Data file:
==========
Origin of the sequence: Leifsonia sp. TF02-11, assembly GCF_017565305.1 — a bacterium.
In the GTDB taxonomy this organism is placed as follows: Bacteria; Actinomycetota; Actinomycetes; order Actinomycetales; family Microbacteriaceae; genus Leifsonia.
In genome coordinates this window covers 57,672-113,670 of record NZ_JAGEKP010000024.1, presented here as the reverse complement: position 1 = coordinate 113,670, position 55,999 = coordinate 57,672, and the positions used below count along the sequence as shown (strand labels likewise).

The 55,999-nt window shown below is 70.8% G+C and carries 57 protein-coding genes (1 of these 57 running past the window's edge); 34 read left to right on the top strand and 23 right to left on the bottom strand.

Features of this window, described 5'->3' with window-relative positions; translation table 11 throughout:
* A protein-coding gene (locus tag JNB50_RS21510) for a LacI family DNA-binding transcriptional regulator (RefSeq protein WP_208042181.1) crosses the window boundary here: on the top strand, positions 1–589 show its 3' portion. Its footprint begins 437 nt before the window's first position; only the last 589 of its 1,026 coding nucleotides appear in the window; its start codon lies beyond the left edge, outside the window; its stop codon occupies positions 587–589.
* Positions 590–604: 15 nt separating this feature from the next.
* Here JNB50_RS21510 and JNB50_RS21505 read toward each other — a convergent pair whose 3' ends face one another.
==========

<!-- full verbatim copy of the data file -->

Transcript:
Origin of the sequence: Leifsonia sp. TF02-11, assembly GCF_017565305.1 — a bacterium.
In the GTDB taxonomy this organism is placed as follows: Bacteria; Actinomycetota; Actinomycetes; order Actinomycetales; family Microbacteriaceae; genus Leifsonia.
In genome coordinates this window covers 57,672-113,670 of record NZ_JAGEKP010000024.1, presented here as the reverse complement: position 1 = coordinate 113,670, position 55,999 = coordinate 57,672, and the positions used below count along the sequence as shown (strand labels likewise).

The 55,999-nt window shown below is 70.8% G+C and carries 57 protein-coding genes (1 of these 57 running past the window's edge); 34 read left to right on the top strand and 23 right to left on the bottom strand.

Features of this window, described 5'->3' with window-relative positions; translation table 11 throughout:
* A protein-coding gene (locus tag JNB50_RS21510) for a LacI family DNA-binding transcriptional regulator (RefSeq protein WP_208042181.1) crosses the window boundary here: on the top strand, positions 1–589 show its 3' portion. Its footprint begins 437 nt before the window's first position; only the last 589 of its 1,026 coding nucleotides appear in the window; its start codon lies beyond the left edge, outside the window; its stop codon occupies positions 587–589.
* Positions 590–604: 15 nt separating this feature from the next.
* Here JNB50_RS21510 and JNB50_RS21505 read toward each other — a convergent pair whose 3' ends face one another.